Being in your twenties is a mixed bag. Even if you later go on to win a Pulitzer Prize, a MacArthur Genius Award, a Tony, a Grammy and an Emmy in your 30s, your twenties are still a period of growing pains. Just ask Lin-Manuel Miranda, now a TIME 100 honoree.
Miranda says his twenties were “the most fun,” but he certainly had his fair share of quarter-life crisis anxiety. “The drawback of your twenties is the terror of not knowing if you’re actually going to accomplish what you set out to accomplish or who you’re going to be when you grow up,” he said. “I think it’s pretty miraculous that I survived my twenties without ever working as a waiter.” Not that he didn’t have his fair share of odd jobs: Miranda working as a seventh-grade English teacher, a political jingle-writer and a Bar Mitzvah dancer.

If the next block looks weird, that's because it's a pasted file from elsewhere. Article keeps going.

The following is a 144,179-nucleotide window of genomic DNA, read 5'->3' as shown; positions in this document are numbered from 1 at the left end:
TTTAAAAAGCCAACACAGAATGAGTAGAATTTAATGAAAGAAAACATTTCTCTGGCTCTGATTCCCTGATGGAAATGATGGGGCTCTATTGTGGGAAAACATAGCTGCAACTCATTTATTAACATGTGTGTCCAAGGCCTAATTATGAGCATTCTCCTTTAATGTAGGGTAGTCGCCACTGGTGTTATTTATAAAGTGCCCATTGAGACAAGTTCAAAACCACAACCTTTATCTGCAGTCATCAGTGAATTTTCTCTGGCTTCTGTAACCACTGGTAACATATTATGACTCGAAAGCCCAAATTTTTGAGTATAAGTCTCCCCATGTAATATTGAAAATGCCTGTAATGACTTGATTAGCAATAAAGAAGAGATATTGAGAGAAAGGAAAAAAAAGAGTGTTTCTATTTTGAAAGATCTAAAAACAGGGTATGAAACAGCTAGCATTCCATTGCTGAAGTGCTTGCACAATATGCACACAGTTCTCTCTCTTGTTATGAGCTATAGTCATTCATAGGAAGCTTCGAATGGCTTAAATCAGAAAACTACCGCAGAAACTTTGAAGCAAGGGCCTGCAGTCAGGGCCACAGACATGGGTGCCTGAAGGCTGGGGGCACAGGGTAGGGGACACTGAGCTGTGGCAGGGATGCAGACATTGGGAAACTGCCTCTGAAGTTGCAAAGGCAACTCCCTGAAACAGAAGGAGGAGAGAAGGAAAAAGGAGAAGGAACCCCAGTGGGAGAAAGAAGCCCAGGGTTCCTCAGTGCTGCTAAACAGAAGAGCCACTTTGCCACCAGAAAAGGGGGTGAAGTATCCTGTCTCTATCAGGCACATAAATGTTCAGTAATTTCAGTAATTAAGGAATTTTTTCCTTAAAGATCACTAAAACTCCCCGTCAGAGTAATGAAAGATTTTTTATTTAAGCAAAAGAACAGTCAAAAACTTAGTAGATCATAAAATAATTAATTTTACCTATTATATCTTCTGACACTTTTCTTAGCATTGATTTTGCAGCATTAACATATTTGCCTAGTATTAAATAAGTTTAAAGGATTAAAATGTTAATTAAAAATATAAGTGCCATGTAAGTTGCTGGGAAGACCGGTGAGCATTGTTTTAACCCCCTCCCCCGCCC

The Hamilton creator also says he’s been worried about how he’ll be remembered since before he turned 20. “I’ve been worried about legacy since I was a kid,” he said. “we have this amount of time, it’s the tiniest grain of sand of time we’re allowed on this Earth to be alive. And what do we leave behind and how much–and we’re not even promised a day.”
“So what can we do in the time we’re given?” he continued. “I think that question has gnawed at me as long as I’ve been conscious.”
He says that question—and the acknowledgement that life is finite and there’s only so much you can do with it—is something that’s also woven into the lyrics of Hamilton. “When faced with a life full of incident, it forces you to reckon with how you’re using your time,” he said. “And that’s why when people come away being like, ‘that show messed me up,’ it’s because it forces you to reckon with how much time you have.”
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